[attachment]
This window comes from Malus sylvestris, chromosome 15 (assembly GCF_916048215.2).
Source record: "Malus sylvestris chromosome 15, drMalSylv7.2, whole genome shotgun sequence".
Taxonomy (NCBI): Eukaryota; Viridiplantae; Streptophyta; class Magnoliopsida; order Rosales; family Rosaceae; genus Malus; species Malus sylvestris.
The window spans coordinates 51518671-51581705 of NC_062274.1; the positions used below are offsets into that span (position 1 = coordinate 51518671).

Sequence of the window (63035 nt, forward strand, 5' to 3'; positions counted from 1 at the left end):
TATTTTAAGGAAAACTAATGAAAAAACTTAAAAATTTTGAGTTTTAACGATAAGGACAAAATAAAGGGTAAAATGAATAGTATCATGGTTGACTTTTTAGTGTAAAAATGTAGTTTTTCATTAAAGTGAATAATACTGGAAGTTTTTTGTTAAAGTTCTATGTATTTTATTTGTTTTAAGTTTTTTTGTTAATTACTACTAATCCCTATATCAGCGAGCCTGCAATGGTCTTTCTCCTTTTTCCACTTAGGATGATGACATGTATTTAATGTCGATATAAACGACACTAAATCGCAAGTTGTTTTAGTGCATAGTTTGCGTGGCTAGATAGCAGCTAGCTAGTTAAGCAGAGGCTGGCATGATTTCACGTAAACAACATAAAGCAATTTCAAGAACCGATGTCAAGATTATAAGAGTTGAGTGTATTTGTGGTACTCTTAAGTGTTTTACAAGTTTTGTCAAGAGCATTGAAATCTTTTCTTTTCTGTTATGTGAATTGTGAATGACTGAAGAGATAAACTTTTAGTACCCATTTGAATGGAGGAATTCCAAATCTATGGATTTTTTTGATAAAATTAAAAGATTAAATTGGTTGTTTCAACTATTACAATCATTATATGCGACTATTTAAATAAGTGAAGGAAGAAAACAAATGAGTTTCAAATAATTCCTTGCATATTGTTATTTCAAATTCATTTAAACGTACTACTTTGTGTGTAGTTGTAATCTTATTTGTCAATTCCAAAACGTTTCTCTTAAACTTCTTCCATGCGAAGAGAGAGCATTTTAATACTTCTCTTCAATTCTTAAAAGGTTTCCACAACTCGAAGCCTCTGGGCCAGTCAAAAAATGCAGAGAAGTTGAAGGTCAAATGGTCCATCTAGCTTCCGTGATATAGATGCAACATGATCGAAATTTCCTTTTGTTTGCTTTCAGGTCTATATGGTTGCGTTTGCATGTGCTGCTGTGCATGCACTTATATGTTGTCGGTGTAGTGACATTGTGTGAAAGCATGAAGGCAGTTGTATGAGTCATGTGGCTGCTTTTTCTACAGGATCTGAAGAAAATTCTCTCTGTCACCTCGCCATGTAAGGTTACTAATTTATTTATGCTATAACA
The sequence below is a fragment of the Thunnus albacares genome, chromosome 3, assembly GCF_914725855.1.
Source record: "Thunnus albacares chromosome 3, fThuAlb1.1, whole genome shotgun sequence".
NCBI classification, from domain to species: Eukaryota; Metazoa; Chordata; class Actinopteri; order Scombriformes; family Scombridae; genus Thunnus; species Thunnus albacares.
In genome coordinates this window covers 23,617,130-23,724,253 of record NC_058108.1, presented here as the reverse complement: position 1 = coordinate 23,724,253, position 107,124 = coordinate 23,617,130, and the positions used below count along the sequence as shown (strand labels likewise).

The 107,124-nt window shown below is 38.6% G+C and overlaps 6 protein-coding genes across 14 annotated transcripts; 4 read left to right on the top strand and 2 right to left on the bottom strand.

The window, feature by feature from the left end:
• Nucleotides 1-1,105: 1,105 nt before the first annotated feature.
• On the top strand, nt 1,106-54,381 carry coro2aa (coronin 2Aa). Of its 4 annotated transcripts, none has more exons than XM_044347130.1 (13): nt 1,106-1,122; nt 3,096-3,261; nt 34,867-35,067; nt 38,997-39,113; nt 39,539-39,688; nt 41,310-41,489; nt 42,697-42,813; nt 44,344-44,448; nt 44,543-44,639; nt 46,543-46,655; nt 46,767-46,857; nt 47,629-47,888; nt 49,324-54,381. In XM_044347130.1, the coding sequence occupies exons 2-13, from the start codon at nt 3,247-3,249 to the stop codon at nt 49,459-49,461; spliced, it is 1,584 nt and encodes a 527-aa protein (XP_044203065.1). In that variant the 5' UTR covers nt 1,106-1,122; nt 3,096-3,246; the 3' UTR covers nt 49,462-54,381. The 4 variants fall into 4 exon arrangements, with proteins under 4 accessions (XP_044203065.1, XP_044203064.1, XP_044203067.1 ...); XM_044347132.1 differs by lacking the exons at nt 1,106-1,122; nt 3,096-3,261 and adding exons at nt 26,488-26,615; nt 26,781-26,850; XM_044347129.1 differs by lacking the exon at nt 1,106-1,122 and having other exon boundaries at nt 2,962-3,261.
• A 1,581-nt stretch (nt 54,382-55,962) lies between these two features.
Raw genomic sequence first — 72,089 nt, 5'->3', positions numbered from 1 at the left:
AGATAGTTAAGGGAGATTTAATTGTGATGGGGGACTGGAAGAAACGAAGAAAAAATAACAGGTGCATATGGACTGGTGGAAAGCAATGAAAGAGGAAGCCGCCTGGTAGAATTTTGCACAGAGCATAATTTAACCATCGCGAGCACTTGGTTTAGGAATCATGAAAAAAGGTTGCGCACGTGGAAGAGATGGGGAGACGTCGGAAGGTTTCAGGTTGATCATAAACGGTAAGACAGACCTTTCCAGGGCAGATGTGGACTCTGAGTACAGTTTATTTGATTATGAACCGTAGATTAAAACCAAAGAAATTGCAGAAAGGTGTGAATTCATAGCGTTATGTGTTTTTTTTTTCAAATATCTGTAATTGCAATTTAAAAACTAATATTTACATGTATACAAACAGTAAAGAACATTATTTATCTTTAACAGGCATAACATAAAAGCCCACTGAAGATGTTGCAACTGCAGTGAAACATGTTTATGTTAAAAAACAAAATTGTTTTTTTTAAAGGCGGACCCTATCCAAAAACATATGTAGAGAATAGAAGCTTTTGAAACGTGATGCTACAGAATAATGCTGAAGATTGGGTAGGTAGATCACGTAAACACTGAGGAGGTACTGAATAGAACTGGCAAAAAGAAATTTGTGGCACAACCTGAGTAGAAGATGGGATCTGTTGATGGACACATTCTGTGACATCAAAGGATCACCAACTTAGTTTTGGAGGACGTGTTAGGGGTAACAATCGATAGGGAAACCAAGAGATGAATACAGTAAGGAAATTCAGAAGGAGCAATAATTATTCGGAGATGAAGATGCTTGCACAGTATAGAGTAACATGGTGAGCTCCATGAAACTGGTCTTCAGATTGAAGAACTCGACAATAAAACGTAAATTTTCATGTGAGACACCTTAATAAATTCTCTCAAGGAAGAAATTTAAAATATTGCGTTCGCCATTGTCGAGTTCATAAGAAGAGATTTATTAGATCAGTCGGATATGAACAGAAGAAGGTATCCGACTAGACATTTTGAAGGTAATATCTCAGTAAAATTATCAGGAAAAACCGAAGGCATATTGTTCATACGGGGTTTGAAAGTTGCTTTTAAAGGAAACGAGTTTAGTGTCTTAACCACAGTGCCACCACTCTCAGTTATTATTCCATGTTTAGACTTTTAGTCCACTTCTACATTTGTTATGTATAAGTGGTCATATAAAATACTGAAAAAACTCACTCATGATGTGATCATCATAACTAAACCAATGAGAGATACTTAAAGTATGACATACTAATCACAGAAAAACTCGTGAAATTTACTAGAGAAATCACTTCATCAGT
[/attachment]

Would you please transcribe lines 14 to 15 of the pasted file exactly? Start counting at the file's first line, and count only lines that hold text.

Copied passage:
• On the top strand, nt 1,106-54,381 carry coro2aa (coronin 2Aa). Of its 4 annotated transcripts, none has more exons than XM_044347130.1 (13): nt 1,106-1,122; nt 3,096-3,261; nt 34,867-35,067; nt 38,997-39,113; nt 39,539-39,688; nt 41,310-41,489; nt 42,697-42,813; nt 44,344-44,448; nt 44,543-44,639; nt 46,543-46,655; nt 46,767-46,857; nt 47,629-47,888; nt 49,324-54,381. In XM_044347130.1, the coding sequence occupies exons 2-13, from the start codon at nt 3,247-3,249 to the stop codon at nt 49,459-49,461; spliced, it is 1,584 nt and encodes a 527-aa protein (XP_044203065.1). In that variant the 5' UTR covers nt 1,106-1,122; nt 3,096-3,246; the 3' UTR covers nt 49,462-54,381. The 4 variants fall into 4 exon arrangements, with proteins under 4 accessions (XP_044203065.1, XP_044203064.1, XP_044203067.1 ...); XM_044347132.1 differs by lacking the exons at nt 1,106-1,122; nt 3,096-3,261 and adding exons at nt 26,488-26,615; nt 26,781-26,850; XM_044347129.1 differs by lacking the exon at nt 1,106-1,122 and having other exon boundaries at nt 2,962-3,261.
• A 1,581-nt stretch (nt 54,382-55,962) lies between these two features.